My running talent didn't just sprout out of itself. My mother, Joanne Hastings, was once a world-class 200-meter sprinter herself during the early to mid-Eighties. She was a record-setting star in college and made the 1984 Olympic team for Trinidad & Tobago. 


After I was conceived, however, her career as an athlete was over. It was a different time and place for women then. This was over 30 years ago now. I fast-forward to 2020 to see women—like my mother, myself, the lawyer trying to make partner at a firm somewhere, all the women trying to accomplish the things they've worked so hard for—are afraid and wondering what happens to their hopes and dreams.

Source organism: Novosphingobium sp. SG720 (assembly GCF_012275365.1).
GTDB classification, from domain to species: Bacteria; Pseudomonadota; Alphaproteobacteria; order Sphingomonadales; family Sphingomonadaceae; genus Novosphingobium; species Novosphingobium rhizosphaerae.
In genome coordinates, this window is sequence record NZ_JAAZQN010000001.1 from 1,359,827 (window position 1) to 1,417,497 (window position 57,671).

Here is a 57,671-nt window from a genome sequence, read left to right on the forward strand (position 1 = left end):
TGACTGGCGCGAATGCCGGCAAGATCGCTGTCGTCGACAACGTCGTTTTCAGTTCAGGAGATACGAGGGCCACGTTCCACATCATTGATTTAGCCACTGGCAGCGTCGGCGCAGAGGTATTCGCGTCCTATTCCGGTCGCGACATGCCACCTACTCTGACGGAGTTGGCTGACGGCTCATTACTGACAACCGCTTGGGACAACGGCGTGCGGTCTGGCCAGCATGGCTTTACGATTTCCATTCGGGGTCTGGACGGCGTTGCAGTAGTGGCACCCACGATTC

I pushed through everything for them. I did the extra rep, the extra set for those women. I still do.


Of course, I pushed through for my little boy, who will be my legacy. But I also push through for my mother, the owner of a dream deferred, a dream yielded to me. 


I am the owner and protector of these dreams, hers and mine. And I plan on seeing them through.


Today, however, I'm faced with a set of questions and challenges I couldn't have imagined, as the spread of the coronavirus has impacted every aspect of our lives. 


I don't want to say I didn't believe it at first because it was clear this was a real thing. However, initially, I had to maintain the mindset that the Games would take place. So, I was of two minds: watching what's going on from the athlete's perspective and also taking stock of the situation as a mom.